The Ancient Library

Scanned text contains errors.


cheerful disposition of his mind and his views of human life, which prompted him every where to look at the cheerful and comical side of things, a course of conduct which later writers took to mean that he al­ways laughed at the follies of men.

Of the extent of his knowledge, which embraced not only natural sci­ences, mathematics, mechanics,1 grammar, music, and philosophy, but various other useful arts, we may form some notion from the list of his numerous works which is given ,by Diogenes Laertius,2 and which, as Diogenes expressly states, contains only his genuine works. The im­portance which was attached to the researches of Democritus is evident from the fact that Aristotle is reported to have written a work in two books on the problems of this philosopher.3 Plis works were composed in the Ionic dialect, though not without some admixture of the local pe­culiarities of Abdera. They are much praised by Cicero on account of the poetical beauties and the liveliness of their style, and are in this re­spect compared even with the works of Plato.4 Unfortunately, not one of his works has come down to us, and the treatise which we possess under his name is considered spurious. Comparatively few fragments have even reached us, and these fragments refer more to ethics than to physical matters.

Democritus followed Leucippus by a very short distance of time, and preceded Epicurus by somewhat less than a century, as an expounder of the atomic or corpuscular philosophy. He viewed all matter as reducible to particles, which are themselves indivisible, and are hence called atoms (&to,uoj, a priv. and to^). He included mind under the head of matter, recognizing only matter and empty space as composing the universe, and viewed mind as consisting of round atoms of fire. Arguing that nothing could arise out of nothing, and also that nothing could utterly perish and become nothing, he contended for the eternity of the universe, and thus dispensed with a creator. He farther explained the difference in mate­rial substances (mind, as has been said, being one of them) by a difference in the nature and arrangement of their component atoms, and all material (including mental) phenomena by different motions, progressive or re­gressive, straight or circular, taking place among these atoms, and taking place of necessity. Thus the cosmology of Democritus was essentially atheistic. In psychology he explained sensation, as did Epicurus after him, by supposing particles, e^wAa, as he called them, or sensible images, to issue from bodies. He also thought to explain men's belief in gods by the supposed existence of large images of human form in the air. In moral philosophy he announced nothing more than that a cheerful state of mind (cvOvpia) was the one thing to be sought after, this tranquillity of mind and freedom from fear and passion, from the dread of death and from all apprehension of gods or superstitious emotions, being the fairest fruit of philosophic inquiry.5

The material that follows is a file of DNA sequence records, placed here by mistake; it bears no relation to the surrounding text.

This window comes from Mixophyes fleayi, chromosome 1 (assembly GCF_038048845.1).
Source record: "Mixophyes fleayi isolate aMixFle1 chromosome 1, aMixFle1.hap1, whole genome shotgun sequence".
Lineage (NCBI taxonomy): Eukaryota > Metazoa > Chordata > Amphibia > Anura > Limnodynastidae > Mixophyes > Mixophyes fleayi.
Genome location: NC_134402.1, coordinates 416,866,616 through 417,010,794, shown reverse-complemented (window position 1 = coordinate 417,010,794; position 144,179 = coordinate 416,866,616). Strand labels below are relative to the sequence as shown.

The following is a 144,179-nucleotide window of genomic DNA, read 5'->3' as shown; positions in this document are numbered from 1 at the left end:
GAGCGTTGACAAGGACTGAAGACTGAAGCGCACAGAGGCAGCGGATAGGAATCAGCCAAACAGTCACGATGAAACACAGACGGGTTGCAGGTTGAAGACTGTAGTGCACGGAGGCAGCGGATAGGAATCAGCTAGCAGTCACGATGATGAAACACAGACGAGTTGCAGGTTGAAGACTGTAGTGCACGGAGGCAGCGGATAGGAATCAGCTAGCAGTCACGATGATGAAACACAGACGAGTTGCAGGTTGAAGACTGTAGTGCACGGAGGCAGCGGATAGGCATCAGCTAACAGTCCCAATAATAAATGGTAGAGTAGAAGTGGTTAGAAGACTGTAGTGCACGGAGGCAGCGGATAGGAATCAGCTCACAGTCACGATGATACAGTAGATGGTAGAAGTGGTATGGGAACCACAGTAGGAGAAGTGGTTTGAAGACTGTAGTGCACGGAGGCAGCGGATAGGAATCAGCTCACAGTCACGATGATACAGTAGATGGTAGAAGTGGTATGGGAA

There is a very good collection of the fragments of Democritus by Mullach, Democriti

1 Brandis, Rhein. Mus., iii., p. 134, seqq. 2 Diog. Laert., ix., 46, seqq.

3 Id., v., 26. * Vie., De Div., ii., 64 ; De Orat., i., 11.

6 Penny Cyclop., viii., p. 880; Smith, Diet. Biogr., s. v.

About | Preface | Contents | Index



page #  
Search this site
All non-public domain material, including introductions, markup, and OCR © 2005 Tim Spalding.